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Grant Details

Grant Number: 5R37CA259156-04 Interpret this number
Primary Investigator: King, Andy
Organization: University Of Utah
Project Title: Using Natural Language Processing and Crowdsourcing to Monitor and Evaluate Public Information and Communication Disparities About Colon Cancer Screening
Fiscal Year: 2024


PROJECT SUMMARY Colorectal cancer (CRC) incidence and death rates are higher among Black Americans than non-Hispanic White Americans. While some CRC-related disparities have decreased (e.g., incidence and stage of presentation), disparities persist in the context of CRC screening (CRCS). Studies suggest that supportive and information-rich social networks, both online and offline, could improve CRCS among Black Americans. A growing body of evidence indicates the importance of online sources of health information seeking and scanning about CRC and CRCS, but little is known about the impact of the messages that individuals are encountering on these platforms. Research on the content and volume of messages White and Black Americans encounter from online health information sources is still unclear—particularly regarding any disparities that exist about what specific information is sought, scanned, or shared by Black Americans. There is a critical need to understand which messages resonate among populations at-risk for specific diseases (e.g., CRC) and who may have concerns about engaging in early detection behaviors (e.g., CRCS) and may face disparities in exposure to public information online. The proposed project utilizes and applies novel cancer communication surveillance approaches (e.g., natural language processing and crowdsourcing) to examine public health communication about CRC prevention and control. Aim 1 will use computational, natural language processing approaches to capture and analyze digital and social media information about CRC and CRCS to identify prominent messages, sources and types of misinformation, and information inequalities. This approach offers an efficient, effective, and responsive method to monitor (mis)information and emerging messages about CRCS. Aim 2 will use a crowdsourcing approach (wiki surveys) to assess population perceptions of public information and messages about CRCS. Recruiting nationally representative samples of White (N = 1,000) and Black American (N = 1,000) adults ages 45-74, we will use an innovative data collection procedure known as wiki surveys to rank candidate messages as potential message targets in strategic efforts to promote CRCS. For Aim 3, we will conduct a randomized controlled message trial (N = 1,600) to determine the validity of the wiki survey approach to selecting messages for targeted audience segments. We will use data collected from Study 2 to identify four sets of messages with strong arguments respective to each target audience’s rankings: highest rated messages for both audiences, highest rated messages for target in-group, highest rated messages for target out-group, and middle-/median-rated messages. We will cross those message categories with target audience (White/Black American) to test if messages selected via the wiki survey are associated with intentions to adhere to screening recommendations in the future and share CRCS messages. The project will offer evidence to help determine the validity and scalability of these novel methods, which is essential to innovate formative research and evaluation approaches in the future.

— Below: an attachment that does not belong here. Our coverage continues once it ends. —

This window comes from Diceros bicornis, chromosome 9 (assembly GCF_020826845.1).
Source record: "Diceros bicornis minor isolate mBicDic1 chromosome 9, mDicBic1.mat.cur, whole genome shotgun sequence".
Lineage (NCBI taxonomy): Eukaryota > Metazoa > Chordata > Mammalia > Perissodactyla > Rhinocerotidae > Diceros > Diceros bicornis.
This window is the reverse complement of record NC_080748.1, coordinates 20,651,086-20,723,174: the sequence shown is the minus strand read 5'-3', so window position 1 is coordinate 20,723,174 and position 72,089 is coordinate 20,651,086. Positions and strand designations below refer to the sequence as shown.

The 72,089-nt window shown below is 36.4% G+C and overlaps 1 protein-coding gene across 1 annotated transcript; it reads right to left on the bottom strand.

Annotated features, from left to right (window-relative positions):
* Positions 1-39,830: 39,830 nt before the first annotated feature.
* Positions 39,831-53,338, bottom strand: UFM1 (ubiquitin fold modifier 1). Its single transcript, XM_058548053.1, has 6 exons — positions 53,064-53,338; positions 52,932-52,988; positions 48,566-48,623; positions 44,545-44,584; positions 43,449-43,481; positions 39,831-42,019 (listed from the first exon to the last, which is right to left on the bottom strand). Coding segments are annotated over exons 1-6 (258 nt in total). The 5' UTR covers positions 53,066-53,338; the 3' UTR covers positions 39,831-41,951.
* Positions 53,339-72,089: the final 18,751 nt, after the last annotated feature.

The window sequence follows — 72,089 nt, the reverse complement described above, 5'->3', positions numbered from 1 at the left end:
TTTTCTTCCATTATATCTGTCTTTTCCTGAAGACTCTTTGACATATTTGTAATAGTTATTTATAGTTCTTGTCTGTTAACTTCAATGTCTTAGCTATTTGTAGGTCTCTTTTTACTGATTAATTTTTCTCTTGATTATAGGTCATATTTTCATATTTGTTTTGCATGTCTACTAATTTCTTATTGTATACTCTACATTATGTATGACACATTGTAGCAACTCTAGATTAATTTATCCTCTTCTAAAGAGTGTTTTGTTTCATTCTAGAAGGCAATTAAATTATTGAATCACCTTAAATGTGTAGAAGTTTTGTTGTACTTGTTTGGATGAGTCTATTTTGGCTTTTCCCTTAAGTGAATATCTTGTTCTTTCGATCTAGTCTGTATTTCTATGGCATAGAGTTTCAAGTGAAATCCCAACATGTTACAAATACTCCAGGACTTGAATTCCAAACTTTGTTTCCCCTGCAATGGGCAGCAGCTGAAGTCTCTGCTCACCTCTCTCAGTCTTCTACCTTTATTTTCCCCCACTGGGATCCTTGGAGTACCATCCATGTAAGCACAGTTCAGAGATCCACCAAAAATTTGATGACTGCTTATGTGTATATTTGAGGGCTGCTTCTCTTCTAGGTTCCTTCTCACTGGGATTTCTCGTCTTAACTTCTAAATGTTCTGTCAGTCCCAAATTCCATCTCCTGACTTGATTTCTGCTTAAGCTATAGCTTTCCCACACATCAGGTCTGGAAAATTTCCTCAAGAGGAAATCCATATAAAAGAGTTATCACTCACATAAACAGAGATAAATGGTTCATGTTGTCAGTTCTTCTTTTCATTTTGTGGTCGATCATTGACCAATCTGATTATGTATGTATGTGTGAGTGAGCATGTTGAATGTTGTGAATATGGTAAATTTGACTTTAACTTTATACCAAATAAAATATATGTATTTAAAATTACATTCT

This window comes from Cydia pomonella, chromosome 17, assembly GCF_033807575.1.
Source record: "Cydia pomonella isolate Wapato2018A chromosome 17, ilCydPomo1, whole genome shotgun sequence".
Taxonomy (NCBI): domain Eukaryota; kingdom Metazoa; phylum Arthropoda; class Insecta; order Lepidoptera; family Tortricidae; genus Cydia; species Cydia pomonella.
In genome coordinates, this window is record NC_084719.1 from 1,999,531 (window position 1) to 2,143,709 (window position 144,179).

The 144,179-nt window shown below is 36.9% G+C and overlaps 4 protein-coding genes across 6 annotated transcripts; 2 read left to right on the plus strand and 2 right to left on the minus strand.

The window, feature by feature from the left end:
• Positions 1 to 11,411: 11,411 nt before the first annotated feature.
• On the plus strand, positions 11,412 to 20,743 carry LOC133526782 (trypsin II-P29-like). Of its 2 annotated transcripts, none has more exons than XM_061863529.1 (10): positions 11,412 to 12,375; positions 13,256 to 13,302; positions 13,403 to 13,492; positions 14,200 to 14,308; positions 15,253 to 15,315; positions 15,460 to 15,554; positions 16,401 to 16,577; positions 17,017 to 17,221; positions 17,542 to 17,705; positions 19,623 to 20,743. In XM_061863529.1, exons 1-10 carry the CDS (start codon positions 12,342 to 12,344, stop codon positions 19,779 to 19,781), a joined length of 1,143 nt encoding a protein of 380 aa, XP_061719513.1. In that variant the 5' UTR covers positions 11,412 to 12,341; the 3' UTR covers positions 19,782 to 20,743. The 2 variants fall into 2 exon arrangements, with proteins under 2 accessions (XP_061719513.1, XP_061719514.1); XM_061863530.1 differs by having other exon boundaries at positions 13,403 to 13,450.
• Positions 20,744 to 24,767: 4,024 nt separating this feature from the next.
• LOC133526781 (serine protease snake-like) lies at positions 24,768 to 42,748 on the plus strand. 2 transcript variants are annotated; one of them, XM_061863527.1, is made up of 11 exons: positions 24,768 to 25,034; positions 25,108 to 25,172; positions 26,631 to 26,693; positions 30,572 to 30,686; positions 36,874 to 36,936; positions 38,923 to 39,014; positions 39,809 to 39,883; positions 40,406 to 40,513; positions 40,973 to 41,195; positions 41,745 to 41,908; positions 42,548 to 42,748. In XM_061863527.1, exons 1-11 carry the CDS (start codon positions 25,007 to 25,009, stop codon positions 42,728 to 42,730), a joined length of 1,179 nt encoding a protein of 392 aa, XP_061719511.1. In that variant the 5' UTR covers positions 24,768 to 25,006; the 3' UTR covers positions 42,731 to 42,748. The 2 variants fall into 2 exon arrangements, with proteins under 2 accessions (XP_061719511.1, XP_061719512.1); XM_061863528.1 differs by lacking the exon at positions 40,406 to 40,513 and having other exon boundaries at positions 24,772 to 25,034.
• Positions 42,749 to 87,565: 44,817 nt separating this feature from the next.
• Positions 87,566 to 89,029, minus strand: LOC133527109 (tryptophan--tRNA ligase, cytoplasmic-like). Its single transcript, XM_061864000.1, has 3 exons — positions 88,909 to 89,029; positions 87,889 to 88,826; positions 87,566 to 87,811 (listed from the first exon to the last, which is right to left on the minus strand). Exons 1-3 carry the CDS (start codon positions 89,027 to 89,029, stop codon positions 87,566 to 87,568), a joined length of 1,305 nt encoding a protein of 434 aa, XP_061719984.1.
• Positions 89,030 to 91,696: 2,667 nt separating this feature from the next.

Making Sense of Social Media Data About Colorectal Cancer Screening.
Authors: King A.J. , Margolin D. , Tong C. , Chunara R. , Niederdeppe J. .
Source: Journal of the American College of Radiology : JACR, 2024 Apr; 21(4), p. 543-544.
EPub date: 2023-10-12.
PMID: 37838186
Related Citations

Global prevalence and content of information about alcohol use as a cancer risk factor on Twitter.
Authors: King A.J. , Dunbar N.M. , Margolin D. , Chunara R. , Tong C. , Jih-Vieira L. , Matsen C.B. , Niederdeppe J. .
Source: Preventive medicine, 2023 Dec; 177, p. 107728.
EPub date: 2023-10-14.
PMID: 37844803
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Search Term Identification Methods for Computational Health Communication: Word Embedding and Network Approach for Health Content on YouTube.
Authors: Tong C. , Margolin D. , Chunara R. , Niederdeppe J. , Taylor T. , Dunbar N. , King A.J. .
Source: JMIR medical informatics, 2022-08-30; 10(8), p. e37862.
EPub date: 2022-08-30.
PMID: 36040760
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Missing the Bigger Picture: The Need for More Research on Visual Health Misinformation.
Authors: Heley K. , Gaysynsky A. , King A.J. .
Source: Science communication, 2022 Aug; 44(4), p. 514-527.
EPub date: 2022-08-05.
PMID: 36082150
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